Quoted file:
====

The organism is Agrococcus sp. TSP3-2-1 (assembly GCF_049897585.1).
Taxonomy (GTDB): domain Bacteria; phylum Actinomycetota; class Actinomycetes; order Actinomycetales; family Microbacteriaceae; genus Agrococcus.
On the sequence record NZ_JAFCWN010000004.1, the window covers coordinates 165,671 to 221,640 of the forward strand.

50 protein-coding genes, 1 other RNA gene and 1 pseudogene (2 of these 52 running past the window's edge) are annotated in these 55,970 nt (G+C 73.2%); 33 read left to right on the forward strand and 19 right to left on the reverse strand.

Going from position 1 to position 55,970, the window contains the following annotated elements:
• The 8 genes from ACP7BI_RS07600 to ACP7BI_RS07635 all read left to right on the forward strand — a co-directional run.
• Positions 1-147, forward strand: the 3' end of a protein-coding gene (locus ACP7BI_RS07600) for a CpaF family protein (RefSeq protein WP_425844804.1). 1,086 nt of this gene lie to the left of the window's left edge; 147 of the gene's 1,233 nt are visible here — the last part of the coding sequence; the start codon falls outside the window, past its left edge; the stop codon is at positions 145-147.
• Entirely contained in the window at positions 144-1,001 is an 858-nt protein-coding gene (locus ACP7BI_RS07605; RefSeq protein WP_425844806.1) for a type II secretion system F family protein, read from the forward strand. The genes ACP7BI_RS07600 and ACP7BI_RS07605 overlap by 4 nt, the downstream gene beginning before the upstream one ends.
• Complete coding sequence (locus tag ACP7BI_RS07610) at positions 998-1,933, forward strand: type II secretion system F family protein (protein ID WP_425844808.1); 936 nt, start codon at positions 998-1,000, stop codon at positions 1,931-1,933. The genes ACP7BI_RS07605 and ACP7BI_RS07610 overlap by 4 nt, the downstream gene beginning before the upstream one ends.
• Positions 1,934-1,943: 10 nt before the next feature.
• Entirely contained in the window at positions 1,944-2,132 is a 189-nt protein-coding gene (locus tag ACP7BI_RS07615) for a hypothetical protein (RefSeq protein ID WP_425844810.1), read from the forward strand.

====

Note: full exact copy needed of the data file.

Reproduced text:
The organism is Agrococcus sp. TSP3-2-1 (assembly GCF_049897585.1).
Taxonomy (GTDB): domain Bacteria; phylum Actinomycetota; class Actinomycetes; order Actinomycetales; family Microbacteriaceae; genus Agrococcus.
On the sequence record NZ_JAFCWN010000004.1, the window covers coordinates 165,671 to 221,640 of the forward strand.

50 protein-coding genes, 1 other RNA gene and 1 pseudogene (2 of these 52 running past the window's edge) are annotated in these 55,970 nt (G+C 73.2%); 33 read left to right on the forward strand and 19 right to left on the reverse strand.

Going from position 1 to position 55,970, the window contains the following annotated elements:
• The 8 genes from ACP7BI_RS07600 to ACP7BI_RS07635 all read left to right on the forward strand — a co-directional run.
• Positions 1-147, forward strand: the 3' end of a protein-coding gene (locus ACP7BI_RS07600) for a CpaF family protein (RefSeq protein WP_425844804.1). 1,086 nt of this gene lie to the left of the window's left edge; 147 of the gene's 1,233 nt are visible here — the last part of the coding sequence; the start codon falls outside the window, past its left edge; the stop codon is at positions 145-147.
• Entirely contained in the window at positions 144-1,001 is an 858-nt protein-coding gene (locus ACP7BI_RS07605; RefSeq protein WP_425844806.1) for a type II secretion system F family protein, read from the forward strand. The genes ACP7BI_RS07600 and ACP7BI_RS07605 overlap by 4 nt, the downstream gene beginning before the upstream one ends.
• Complete coding sequence (locus tag ACP7BI_RS07610) at positions 998-1,933, forward strand: type II secretion system F family protein (protein ID WP_425844808.1); 936 nt, start codon at positions 998-1,000, stop codon at positions 1,931-1,933. The genes ACP7BI_RS07605 and ACP7BI_RS07610 overlap by 4 nt, the downstream gene beginning before the upstream one ends.
• Positions 1,934-1,943: 10 nt before the next feature.
• Entirely contained in the window at positions 1,944-2,132 is a 189-nt protein-coding gene (locus tag ACP7BI_RS07615) for a hypothetical protein (RefSeq protein ID WP_425844810.1), read from the forward strand.